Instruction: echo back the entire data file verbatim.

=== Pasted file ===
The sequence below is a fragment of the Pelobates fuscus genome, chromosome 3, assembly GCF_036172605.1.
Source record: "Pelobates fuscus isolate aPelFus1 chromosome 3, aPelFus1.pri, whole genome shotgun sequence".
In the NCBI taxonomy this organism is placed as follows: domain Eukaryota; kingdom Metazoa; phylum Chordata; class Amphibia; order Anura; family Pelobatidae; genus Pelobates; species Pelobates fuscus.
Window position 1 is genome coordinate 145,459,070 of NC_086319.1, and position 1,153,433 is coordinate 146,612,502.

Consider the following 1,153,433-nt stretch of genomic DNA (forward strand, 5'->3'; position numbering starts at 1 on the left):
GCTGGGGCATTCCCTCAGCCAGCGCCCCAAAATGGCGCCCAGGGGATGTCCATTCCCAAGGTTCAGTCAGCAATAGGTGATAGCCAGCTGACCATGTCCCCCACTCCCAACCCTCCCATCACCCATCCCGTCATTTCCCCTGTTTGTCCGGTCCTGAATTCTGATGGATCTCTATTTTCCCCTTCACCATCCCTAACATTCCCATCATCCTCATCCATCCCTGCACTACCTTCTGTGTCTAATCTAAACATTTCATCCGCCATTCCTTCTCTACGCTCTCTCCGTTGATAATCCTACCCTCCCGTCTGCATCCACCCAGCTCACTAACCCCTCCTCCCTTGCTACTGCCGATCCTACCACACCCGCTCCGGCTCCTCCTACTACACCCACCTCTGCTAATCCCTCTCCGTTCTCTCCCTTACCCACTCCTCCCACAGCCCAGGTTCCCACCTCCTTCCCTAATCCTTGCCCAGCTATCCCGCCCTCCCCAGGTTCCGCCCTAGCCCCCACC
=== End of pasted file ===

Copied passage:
The sequence below is a fragment of the Pelobates fuscus genome, chromosome 3, assembly GCF_036172605.1.
Source record: "Pelobates fuscus isolate aPelFus1 chromosome 3, aPelFus1.pri, whole genome shotgun sequence".
In the NCBI taxonomy this organism is placed as follows: domain Eukaryota; kingdom Metazoa; phylum Chordata; class Amphibia; order Anura; family Pelobatidae; genus Pelobates; species Pelobates fuscus.
Window position 1 is genome coordinate 145,459,070 of NC_086319.1, and position 1,153,433 is coordinate 146,612,502.

Consider the following 1,153,433-nt stretch of genomic DNA (forward strand, 5'->3'; position numbering starts at 1 on the left):
GCTGGGGCATTCCCTCAGCCAGCGCCCCAAAATGGCGCCCAGGGGATGTCCATTCCCAAGGTTCAGTCAGCAATAGGTGATAGCCAGCTGACCATGTCCCCCACTCCCAACCCTCCCATCACCCATCCCGTCATTTCCCCTGTTTGTCCGGTCCTGAATTCTGATGGATCTCTATTTTCCCCTTCACCATCCCTAACATTCCCATCATCCTCATCCATCCCTGCACTACCTTCTGTGTCTAATCTAAACATTTCATCCGCCATTCCTTCTCTACGCTCTCTCCGTTGATAATCCTACCCTCCCGTCTGCATCCACCCAGCTCACTAACCCCTCCTCCCTTGCTACTGCCGATCCTACCACACCCGCTCCGGCTCCTCCTACTACACCCACCTCTGCTAATCCCTCTCCGTTCTCTCCCTTACCCACTCCTCCCACAGCCCAGGTTCCCACCTCCTTCCCTAATCCTTGCCCAGCTATCCCGCCCTCCCCAGGTTCCGCCCTAGCCCCCACC